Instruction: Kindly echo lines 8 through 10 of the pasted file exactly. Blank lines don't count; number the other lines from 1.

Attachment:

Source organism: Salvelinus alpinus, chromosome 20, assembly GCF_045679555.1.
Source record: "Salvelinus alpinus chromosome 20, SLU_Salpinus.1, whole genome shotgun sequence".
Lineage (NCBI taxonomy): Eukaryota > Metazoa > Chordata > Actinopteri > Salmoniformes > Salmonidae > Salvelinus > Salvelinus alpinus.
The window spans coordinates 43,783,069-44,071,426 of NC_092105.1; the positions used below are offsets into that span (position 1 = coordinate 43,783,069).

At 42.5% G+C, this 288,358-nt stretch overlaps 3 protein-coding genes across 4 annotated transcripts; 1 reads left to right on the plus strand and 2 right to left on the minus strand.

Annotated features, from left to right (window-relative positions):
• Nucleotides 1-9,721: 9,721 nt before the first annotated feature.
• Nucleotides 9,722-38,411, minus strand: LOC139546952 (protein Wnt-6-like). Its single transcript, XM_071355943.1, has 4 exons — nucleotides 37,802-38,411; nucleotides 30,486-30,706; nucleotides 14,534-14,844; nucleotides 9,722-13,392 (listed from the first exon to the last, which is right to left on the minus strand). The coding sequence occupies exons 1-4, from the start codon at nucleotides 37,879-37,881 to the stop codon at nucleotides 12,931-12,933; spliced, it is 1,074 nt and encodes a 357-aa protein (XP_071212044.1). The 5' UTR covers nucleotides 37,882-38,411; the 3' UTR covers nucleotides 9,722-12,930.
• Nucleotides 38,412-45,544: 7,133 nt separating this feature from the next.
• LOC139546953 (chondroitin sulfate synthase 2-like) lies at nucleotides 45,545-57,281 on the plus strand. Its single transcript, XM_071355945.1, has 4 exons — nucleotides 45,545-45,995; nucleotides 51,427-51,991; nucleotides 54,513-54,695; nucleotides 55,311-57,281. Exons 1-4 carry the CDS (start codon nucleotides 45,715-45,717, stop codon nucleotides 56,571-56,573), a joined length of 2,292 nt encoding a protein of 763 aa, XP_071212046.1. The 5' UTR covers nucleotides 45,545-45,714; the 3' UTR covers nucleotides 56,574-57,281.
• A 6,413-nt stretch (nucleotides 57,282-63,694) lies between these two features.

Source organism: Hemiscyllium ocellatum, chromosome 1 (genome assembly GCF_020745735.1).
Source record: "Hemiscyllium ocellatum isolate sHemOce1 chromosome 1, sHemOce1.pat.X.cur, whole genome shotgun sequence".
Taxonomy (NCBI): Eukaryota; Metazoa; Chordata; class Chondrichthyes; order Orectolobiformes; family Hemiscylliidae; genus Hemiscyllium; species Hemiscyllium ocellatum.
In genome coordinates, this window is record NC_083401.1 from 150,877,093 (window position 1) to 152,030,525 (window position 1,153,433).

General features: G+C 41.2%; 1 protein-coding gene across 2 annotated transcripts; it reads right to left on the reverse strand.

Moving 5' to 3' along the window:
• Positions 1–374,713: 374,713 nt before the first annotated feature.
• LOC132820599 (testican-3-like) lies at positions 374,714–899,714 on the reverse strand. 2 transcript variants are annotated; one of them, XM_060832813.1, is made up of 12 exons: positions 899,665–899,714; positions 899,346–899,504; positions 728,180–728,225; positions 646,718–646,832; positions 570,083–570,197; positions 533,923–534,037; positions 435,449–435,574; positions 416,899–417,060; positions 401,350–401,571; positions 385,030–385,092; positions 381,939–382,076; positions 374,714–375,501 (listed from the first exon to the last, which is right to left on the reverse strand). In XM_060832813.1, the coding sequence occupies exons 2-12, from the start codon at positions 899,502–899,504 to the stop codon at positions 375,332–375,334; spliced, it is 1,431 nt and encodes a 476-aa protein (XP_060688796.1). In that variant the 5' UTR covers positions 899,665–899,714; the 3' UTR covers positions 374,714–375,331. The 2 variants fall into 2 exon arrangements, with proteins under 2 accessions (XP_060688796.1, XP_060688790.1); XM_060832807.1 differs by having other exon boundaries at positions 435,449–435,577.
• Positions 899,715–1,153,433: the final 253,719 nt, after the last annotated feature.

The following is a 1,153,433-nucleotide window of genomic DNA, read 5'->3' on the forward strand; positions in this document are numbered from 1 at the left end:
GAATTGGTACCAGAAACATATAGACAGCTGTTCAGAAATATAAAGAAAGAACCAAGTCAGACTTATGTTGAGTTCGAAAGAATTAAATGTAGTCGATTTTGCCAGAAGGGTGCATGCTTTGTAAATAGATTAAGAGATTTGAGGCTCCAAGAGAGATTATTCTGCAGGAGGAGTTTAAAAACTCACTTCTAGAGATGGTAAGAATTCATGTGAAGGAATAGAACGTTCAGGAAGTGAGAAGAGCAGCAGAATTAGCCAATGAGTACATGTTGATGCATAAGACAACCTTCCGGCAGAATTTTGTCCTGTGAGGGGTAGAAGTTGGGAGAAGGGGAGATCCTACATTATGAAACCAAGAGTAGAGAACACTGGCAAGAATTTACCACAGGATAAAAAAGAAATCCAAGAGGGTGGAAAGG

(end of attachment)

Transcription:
• Nucleotides 9,722-38,411, minus strand: LOC139546952 (protein Wnt-6-like). Its single transcript, XM_071355943.1, has 4 exons — nucleotides 37,802-38,411; nucleotides 30,486-30,706; nucleotides 14,534-14,844; nucleotides 9,722-13,392 (listed from the first exon to the last, which is right to left on the minus strand). The coding sequence occupies exons 1-4, from the start codon at nucleotides 37,879-37,881 to the stop codon at nucleotides 12,931-12,933; spliced, it is 1,074 nt and encodes a 357-aa protein (XP_071212044.1). The 5' UTR covers nucleotides 37,882-38,411; the 3' UTR covers nucleotides 9,722-12,930.
• Nucleotides 38,412-45,544: 7,133 nt separating this feature from the next.
• LOC139546953 (chondroitin sulfate synthase 2-like) lies at nucleotides 45,545-57,281 on the plus strand. Its single transcript, XM_071355945.1, has 4 exons — nucleotides 45,545-45,995; nucleotides 51,427-51,991; nucleotides 54,513-54,695; nucleotides 55,311-57,281. Exons 1-4 carry the CDS (start codon nucleotides 45,715-45,717, stop codon nucleotides 56,571-56,573), a joined length of 2,292 nt encoding a protein of 763 aa, XP_071212046.1. The 5' UTR covers nucleotides 45,545-45,714; the 3' UTR covers nucleotides 56,574-57,281.